Section 880.70 Additional Protective Regulations Except as otherwise allowed by statute or administrative rule, taking or possession of the following species of reptiles and amphibians is prohibited: copperbelly watersnake (Nerodia erythrogaster neglecta) in Edwards, Gallatin, Hamilton, Hardin, Johnson, Lawrence, Massac, Pope, Pulaski, Richland, Saline, Wabash, Wayne and White counties. (Source: Added at 22 Ill. Reg. 14852. effective August 3, 1998)

This statute may be accessed here:

Just in case you feel the government is always restricting your actions, the law states that if you are legally collecting, it's against the law for someone to interfere with you under:

(720 ILCS 125/2) (from Ch. 61, par. 302)

Sec. 2. Any person who performs any of the following is guilty of a Class B misdemeanor:

(a) Wilfully obstructs or interferes with the lawful taking of wild animals by another person with the specific intent to prevent that lawful taking.
The complete act can be accessed here:

Anyone who keeps herps in captivity needs to be familiar with the Illinois Dangerous Animals Act (720 ILCS 585). This is perhaps the most confusing piece of legislation pertaining herps in Illinois.

This link will take you to the complete act:

This act defines a dangerous animal and essentially prohibits individuals from keeping them. The definition includes "any poisonous or life-threatening reptile." Note that amphibians aren't mentioned and seem to get a free pass, so you needn't worry about your amphiumas or giant salamanders.

(720 ILCS 585/0.1) (from Ch. 8, par. 240)

Sec. 0.1. As used in this Act, unless the context otherwise requires:

"Dangerous animal" means a lion, tiger, leopard, ocelot, jaguar, cheetah, margay, mountain lion, lynx, bobcat, jaguarundi, wolf or coyote, or any poisonous or life-threatening reptile.

(720 ILCS 585/1) (from Ch. 8, par. 241)

Sec. 1. No person shall have a right of property in, keep, harbor, care for, act as custodian of or maintain in his possession any dangerous animal except at a properly maintained zoological park, federally licensed exhibit, circus, scientific or educational institution, research laboratory, veterinary hospital, hound running area, or animal refuge in an escape-proof enclosure.
(Source: P.A. 95-196, eff. 1-1-08.)

Note that while the feds have regulations for obtaining an exhibitor's license, it does NOT apply to reptiles or amphibians. A federal exhibitor's license does not exempt a herp exhibitor from the Illinois statute. The pertinent definition under the federal statute is:

Code of Federal Regulations
Title 9: Animals and Animal Products
Part 1-Definiton of Terms
Sec. 1.1-Definitions.
Animal means any live or dead dog, cat, nonhuman primate, guinea pig, hamster, rabbit, or any other warmblooded animal, which is being used, or is intended for use for research, teaching, testing, experimentation, or exhibition purposes, or as a pet. This term excludes birds, rats of the genus Rattus, and mice of the genus Mus, bred for use in research; horses not used for research purposes; and other farm animals, such as, but not limited to, livestock or poultry used or intended for use as food or fiber, or livestock or poultry used or intended for use for improving animal nutrition, breeding, management, or production efficiency, or for improving the quality of food or fiber. With respect to a dog, the term means all dogs, including those used for hunting, security, or breeding purposes.

Accessed here:

And the licensing paragraph is:

Title 9: Animal and Animal Products
Part 2- Regulations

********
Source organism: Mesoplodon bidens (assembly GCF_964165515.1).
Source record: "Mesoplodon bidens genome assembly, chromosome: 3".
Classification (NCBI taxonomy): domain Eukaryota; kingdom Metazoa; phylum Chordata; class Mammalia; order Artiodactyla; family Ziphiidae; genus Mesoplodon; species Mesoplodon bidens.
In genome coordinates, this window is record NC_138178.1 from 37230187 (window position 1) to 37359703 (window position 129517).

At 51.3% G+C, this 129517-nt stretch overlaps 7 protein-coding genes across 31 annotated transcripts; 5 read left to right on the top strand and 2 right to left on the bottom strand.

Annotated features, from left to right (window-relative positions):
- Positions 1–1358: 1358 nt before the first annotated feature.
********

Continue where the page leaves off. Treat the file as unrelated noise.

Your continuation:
Subpart A-Licensing
2.1 Requirements and application.
(a)(1) Any person operating or intending to operate as a dealer, exhibitor, or operator of an auction sale, except persons who are exempted from the licensing requirements under paragraph (a)(3) of this section, must have a valid license. A person must be 18 years of age or older to obtain a license. A person seeking a license shall apply on a form which will be furnished by the AC Regional Director in the State in which that person operates or intends to operate. The applicant shall provide the information requested on the application form, including a valid mailing address through which the licensee or applicant can be reached at all times, and a valid premises address where animals, animal facilities, equipment, and records may be inspected for compliance. The applicant shall file the completed application form with the AC Regional Director.

Accessed here:;region=DIV1;....

So what about big snakes? The Illinois Supreme Court made a ruling on this in 1995 in "State v. Fabing." The best summary of this case that I can find was written by Harold W. Hannah, JD, former professor of Agriculture and Veterinary Law at University of Illinois, and published in the Southern Illinois University Law Journal in the summer of 2000. The title of the article was Survey of Illinois Law: Liability for Animal-Inflicted Injury. This paragraph sums up the Supreme Court's decision:


At common law there was never a "one-bite" theory as a defense to liability for injury by a wild animal. One who kept such animals was presumed to know that if given an opportunity, the animals would injure persons or other animals. Obviously, some wild animals are more dangerous and threatening than others. Recognizing this, the Illinois legislature in 1969 (amended in 1986) enacted the "Illinois Dangerous Animals Act." Dangerous animals are defined as "lion, tiger, leopard, ocelot, jaguar, cheetah, margay, mountain lion, lynx, bobcat, jaguarundi, bear, hyena, wolf or coyote, or any poisonous or life-threatening reptile." The Act applies to owners and those who have custody or control over these wild animals.

Persons cannot have a property right in such animals, and they are prohibited from keeping, maintaining or having possession of such. But there are some exceptions as the rule does not apply to "a properly maintained zoological park, federally licensed exhibits, circus, scientific or educational institutions, research laboratory, veterinary hospital or animal refuge in an escape-proof enclosure." The fact that a person has "attempted to domesticate the dangerous animal" is no defense.